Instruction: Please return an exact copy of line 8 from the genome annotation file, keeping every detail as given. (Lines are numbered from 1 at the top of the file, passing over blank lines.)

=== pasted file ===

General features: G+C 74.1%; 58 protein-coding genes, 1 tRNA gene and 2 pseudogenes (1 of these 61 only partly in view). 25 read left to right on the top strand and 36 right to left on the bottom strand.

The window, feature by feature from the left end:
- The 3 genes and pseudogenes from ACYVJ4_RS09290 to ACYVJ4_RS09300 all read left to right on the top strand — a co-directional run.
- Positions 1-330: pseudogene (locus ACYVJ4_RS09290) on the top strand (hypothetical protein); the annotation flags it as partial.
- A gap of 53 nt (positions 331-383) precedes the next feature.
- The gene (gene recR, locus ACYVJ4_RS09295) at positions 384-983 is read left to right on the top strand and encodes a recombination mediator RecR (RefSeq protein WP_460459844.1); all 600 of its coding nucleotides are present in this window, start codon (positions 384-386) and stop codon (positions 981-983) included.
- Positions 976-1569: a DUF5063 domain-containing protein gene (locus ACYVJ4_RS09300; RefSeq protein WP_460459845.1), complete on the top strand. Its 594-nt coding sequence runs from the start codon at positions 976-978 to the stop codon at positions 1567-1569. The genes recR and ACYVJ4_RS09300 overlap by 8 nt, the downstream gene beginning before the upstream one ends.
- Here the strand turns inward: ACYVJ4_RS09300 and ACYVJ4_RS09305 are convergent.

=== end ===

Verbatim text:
- Here the strand turns inward: ACYVJ4_RS09300 and ACYVJ4_RS09305 are convergent.